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George G. Graham Professorship of Infant and Child Nutrition

Bloomberg School of Public Health

Established in 2004 in honor of George G. Graham through commitments made by various donors

GrahamGeorgeGEORGE G. GRAHAM, MD (1923-2007), was one of the giants of public health and a pioneer in the field of infant and childhood nutrition. A pediatrician by training, he was the first director of the Division of Human Nutrition (now called the Center for Human Nutrition) at the Johns Hopkins School of Public Health. Dr. Graham also held a joint appointment in pediatrics at the School of Medicine. His research focused on prevention and treatment of malnutrition in children and the digestibility and nutritional quality of staple foods. During his tenure at the School of Public Health, which began in 1985 until his retirement in 2001, he was a valued teacher whose masters and doctoral students advanced to prominent positions in academia, industry, and government. He also carried out meticulous clinical and metabolic nutrition research that even today remains highly relevant in meeting modern nutritional challenges.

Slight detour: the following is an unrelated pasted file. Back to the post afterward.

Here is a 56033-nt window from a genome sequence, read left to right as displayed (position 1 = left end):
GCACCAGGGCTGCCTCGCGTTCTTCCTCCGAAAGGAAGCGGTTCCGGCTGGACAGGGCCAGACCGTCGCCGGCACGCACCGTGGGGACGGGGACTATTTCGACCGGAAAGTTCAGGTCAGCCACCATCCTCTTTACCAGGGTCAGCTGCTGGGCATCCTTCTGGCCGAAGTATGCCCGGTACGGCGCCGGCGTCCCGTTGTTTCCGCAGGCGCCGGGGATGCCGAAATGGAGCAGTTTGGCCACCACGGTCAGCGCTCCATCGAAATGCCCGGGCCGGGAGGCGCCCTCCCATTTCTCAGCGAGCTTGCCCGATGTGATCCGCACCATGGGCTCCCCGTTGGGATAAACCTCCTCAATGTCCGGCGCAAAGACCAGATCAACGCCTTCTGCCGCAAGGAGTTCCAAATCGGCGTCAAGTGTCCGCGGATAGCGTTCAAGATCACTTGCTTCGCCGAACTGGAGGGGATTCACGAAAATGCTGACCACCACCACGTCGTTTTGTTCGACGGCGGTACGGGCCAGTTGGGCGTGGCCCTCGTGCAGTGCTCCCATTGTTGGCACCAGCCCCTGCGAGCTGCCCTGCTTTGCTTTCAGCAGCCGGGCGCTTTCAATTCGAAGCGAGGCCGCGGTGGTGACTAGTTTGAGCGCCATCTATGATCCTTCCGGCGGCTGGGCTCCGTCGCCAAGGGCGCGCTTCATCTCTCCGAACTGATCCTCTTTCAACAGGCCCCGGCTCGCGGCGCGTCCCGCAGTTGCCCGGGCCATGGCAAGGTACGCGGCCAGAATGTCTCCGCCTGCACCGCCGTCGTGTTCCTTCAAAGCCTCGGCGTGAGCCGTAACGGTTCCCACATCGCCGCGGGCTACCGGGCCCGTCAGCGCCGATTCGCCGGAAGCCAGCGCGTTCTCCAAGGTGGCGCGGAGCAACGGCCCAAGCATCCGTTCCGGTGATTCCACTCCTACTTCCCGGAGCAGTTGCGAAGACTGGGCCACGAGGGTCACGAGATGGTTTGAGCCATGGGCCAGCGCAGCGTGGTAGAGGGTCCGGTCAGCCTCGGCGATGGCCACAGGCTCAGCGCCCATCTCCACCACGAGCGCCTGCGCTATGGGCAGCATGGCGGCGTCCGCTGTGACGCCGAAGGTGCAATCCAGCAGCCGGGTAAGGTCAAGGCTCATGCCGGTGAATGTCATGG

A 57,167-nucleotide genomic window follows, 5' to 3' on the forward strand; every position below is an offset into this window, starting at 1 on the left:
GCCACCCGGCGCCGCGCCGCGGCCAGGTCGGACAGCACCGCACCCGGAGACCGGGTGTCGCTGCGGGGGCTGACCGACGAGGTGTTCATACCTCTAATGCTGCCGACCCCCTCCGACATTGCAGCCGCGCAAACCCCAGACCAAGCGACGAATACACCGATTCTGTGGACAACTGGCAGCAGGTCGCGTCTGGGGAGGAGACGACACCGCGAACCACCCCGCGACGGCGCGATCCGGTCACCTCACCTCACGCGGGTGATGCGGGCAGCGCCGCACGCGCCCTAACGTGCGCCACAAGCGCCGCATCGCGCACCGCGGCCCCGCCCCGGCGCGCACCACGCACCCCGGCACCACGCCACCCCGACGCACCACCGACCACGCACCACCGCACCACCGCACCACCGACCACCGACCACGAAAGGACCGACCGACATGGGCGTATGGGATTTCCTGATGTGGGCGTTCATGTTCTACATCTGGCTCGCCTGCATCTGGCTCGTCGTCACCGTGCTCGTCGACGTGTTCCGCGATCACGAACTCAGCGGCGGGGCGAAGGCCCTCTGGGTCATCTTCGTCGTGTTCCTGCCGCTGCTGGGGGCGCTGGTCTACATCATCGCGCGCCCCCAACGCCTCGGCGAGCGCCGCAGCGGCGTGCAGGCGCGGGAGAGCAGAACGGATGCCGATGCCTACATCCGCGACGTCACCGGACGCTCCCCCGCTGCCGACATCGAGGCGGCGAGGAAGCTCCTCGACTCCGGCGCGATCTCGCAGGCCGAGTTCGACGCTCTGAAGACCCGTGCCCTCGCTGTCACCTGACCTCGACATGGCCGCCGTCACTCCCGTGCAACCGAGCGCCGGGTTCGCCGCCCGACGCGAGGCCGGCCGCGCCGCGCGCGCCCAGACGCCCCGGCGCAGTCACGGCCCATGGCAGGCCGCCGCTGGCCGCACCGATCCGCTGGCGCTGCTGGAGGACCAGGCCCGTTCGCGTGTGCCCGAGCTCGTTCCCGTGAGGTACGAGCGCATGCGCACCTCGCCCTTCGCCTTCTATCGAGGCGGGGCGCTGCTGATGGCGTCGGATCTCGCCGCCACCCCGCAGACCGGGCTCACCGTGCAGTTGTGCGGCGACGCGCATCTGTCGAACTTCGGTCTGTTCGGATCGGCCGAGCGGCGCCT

Held by Keith P. West, Jr


KEITH P. WEST JR, DrPH ‘87, MPH ’79, the inaugural George G. Graham Professor of Infant and Child Nutrition, has worked extensively in Southern Asia and Africa, defining the extent, severity and consequences of vitamin A deficiency. An associate professor of ophthalmology and international health at the Wilmer Eye Institute, he co-authored the book Vitamin A Deficiency: Health, Survival, and Vision, with Alfred Sommer. Dr. West’s research focuses on improving through nutritional means the health and survival of infants, children, adolescents and women of reproductive age in underserved populations, with special interests in the assessment and prevention of micronutrient deficiencies (especially vitamin A) and protein-energy malnutrition. The majority of Dr. West’s research has involved conducting population-based epidemiologic studies and intervention trials. In recent years, his work has broadened to explore effects of developmental nutrition exposures later in life and nutriproteomics as a platform for micronutrient deficiency assessment. Dr. West was awarded the Kellogg Prize for International Nutrition Research in 2007.